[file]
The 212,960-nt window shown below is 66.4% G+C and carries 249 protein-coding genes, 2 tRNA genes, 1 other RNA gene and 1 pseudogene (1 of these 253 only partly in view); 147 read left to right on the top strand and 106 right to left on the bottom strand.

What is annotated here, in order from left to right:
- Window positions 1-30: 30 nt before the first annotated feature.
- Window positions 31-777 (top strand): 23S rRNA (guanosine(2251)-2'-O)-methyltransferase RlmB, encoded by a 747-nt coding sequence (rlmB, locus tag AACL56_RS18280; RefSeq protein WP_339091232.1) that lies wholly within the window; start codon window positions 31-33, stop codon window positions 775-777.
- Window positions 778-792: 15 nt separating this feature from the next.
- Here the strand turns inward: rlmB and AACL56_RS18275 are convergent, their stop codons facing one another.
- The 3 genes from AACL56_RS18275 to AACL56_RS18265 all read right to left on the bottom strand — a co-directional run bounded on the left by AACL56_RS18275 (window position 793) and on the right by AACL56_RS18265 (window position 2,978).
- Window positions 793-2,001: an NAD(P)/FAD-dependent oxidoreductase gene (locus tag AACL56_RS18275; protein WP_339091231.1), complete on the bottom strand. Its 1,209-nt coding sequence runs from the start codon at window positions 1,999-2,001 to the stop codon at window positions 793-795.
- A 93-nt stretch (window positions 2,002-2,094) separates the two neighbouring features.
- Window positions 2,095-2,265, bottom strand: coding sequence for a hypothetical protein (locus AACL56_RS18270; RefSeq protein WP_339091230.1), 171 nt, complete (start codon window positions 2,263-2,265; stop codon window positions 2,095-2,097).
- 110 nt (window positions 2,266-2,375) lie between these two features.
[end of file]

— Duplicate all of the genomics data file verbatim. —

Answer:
The 212,960-nt window shown below is 66.4% G+C and carries 249 protein-coding genes, 2 tRNA genes, 1 other RNA gene and 1 pseudogene (1 of these 253 only partly in view); 147 read left to right on the top strand and 106 right to left on the bottom strand.

What is annotated here, in order from left to right:
- Window positions 1-30: 30 nt before the first annotated feature.
- Window positions 31-777 (top strand): 23S rRNA (guanosine(2251)-2'-O)-methyltransferase RlmB, encoded by a 747-nt coding sequence (rlmB, locus tag AACL56_RS18280; RefSeq protein WP_339091232.1) that lies wholly within the window; start codon window positions 31-33, stop codon window positions 775-777.
- Window positions 778-792: 15 nt separating this feature from the next.
- Here the strand turns inward: rlmB and AACL56_RS18275 are convergent, their stop codons facing one another.
- The 3 genes from AACL56_RS18275 to AACL56_RS18265 all read right to left on the bottom strand — a co-directional run bounded on the left by AACL56_RS18275 (window position 793) and on the right by AACL56_RS18265 (window position 2,978).
- Window positions 793-2,001: an NAD(P)/FAD-dependent oxidoreductase gene (locus tag AACL56_RS18275; protein WP_339091231.1), complete on the bottom strand. Its 1,209-nt coding sequence runs from the start codon at window positions 1,999-2,001 to the stop codon at window positions 793-795.
- A 93-nt stretch (window positions 2,002-2,094) separates the two neighbouring features.
- Window positions 2,095-2,265, bottom strand: coding sequence for a hypothetical protein (locus AACL56_RS18270; RefSeq protein WP_339091230.1), 171 nt, complete (start codon window positions 2,263-2,265; stop codon window positions 2,095-2,097).
- 110 nt (window positions 2,266-2,375) lie between these two features.